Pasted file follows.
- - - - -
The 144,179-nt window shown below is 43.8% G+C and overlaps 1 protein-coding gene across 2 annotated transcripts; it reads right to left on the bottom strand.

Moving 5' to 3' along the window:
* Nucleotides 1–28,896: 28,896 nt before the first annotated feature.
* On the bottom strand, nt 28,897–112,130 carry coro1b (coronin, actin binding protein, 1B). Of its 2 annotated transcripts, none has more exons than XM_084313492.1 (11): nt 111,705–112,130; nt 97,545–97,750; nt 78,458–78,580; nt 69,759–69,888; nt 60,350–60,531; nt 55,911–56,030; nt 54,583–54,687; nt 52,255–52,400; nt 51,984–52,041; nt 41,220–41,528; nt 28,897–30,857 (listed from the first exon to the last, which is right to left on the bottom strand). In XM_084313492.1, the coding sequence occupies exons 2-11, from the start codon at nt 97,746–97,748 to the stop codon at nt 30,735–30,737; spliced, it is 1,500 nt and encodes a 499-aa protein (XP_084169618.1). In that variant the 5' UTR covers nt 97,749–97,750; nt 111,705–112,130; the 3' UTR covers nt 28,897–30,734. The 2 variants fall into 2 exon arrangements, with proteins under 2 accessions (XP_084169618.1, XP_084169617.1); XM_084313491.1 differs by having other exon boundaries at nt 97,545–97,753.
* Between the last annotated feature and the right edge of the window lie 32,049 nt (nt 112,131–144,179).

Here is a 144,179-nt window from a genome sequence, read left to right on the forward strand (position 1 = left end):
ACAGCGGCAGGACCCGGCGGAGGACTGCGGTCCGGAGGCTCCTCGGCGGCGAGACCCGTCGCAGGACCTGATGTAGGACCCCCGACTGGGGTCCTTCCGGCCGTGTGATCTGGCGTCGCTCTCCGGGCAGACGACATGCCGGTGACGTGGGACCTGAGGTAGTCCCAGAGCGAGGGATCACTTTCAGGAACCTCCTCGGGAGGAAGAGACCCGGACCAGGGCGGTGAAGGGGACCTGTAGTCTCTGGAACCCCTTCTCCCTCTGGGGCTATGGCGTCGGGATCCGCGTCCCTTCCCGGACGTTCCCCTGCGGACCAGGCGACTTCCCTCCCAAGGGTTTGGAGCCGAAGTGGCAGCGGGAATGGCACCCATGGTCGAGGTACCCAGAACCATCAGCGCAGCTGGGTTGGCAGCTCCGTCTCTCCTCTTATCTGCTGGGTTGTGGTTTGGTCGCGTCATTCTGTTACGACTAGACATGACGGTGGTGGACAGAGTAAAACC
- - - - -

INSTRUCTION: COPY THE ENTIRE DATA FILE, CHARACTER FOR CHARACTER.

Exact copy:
The 144,179-nt window shown below is 43.8% G+C and overlaps 1 protein-coding gene across 2 annotated transcripts; it reads right to left on the bottom strand.

Moving 5' to 3' along the window:
* Nucleotides 1–28,896: 28,896 nt before the first annotated feature.
* On the bottom strand, nt 28,897–112,130 carry coro1b (coronin, actin binding protein, 1B). Of its 2 annotated transcripts, none has more exons than XM_084313492.1 (11): nt 111,705–112,130; nt 97,545–97,750; nt 78,458–78,580; nt 69,759–69,888; nt 60,350–60,531; nt 55,911–56,030; nt 54,583–54,687; nt 52,255–52,400; nt 51,984–52,041; nt 41,220–41,528; nt 28,897–30,857 (listed from the first exon to the last, which is right to left on the bottom strand). In XM_084313492.1, the coding sequence occupies exons 2-11, from the start codon at nt 97,746–97,748 to the stop codon at nt 30,735–30,737; spliced, it is 1,500 nt and encodes a 499-aa protein (XP_084169618.1). In that variant the 5' UTR covers nt 97,749–97,750; nt 111,705–112,130; the 3' UTR covers nt 28,897–30,734. The 2 variants fall into 2 exon arrangements, with proteins under 2 accessions (XP_084169618.1, XP_084169617.1); XM_084313491.1 differs by having other exon boundaries at nt 97,545–97,753.
* Between the last annotated feature and the right edge of the window lie 32,049 nt (nt 112,131–144,179).

Here is a 144,179-nt window from a genome sequence, read left to right on the forward strand (position 1 = left end):
ACAGCGGCAGGACCCGGCGGAGGACTGCGGTCCGGAGGCTCCTCGGCGGCGAGACCCGTCGCAGGACCTGATGTAGGACCCCCGACTGGGGTCCTTCCGGCCGTGTGATCTGGCGTCGCTCTCCGGGCAGACGACATGCCGGTGACGTGGGACCTGAGGTAGTCCCAGAGCGAGGGATCACTTTCAGGAACCTCCTCGGGAGGAAGAGACCCGGACCAGGGCGGTGAAGGGGACCTGTAGTCTCTGGAACCCCTTCTCCCTCTGGGGCTATGGCGTCGGGATCCGCGTCCCTTCCCGGACGTTCCCCTGCGGACCAGGCGACTTCCCTCCCAAGGGTTTGGAGCCGAAGTGGCAGCGGGAATGGCACCCATGGTCGAGGTACCCAGAACCATCAGCGCAGCTGGGTTGGCAGCTCCGTCTCTCCTCTTATCTGCTGGGTTGTGGTTTGGTCGCGTCATTCTGTTACGACTAGACATGACGGTGGTGGACAGAGTAAAACC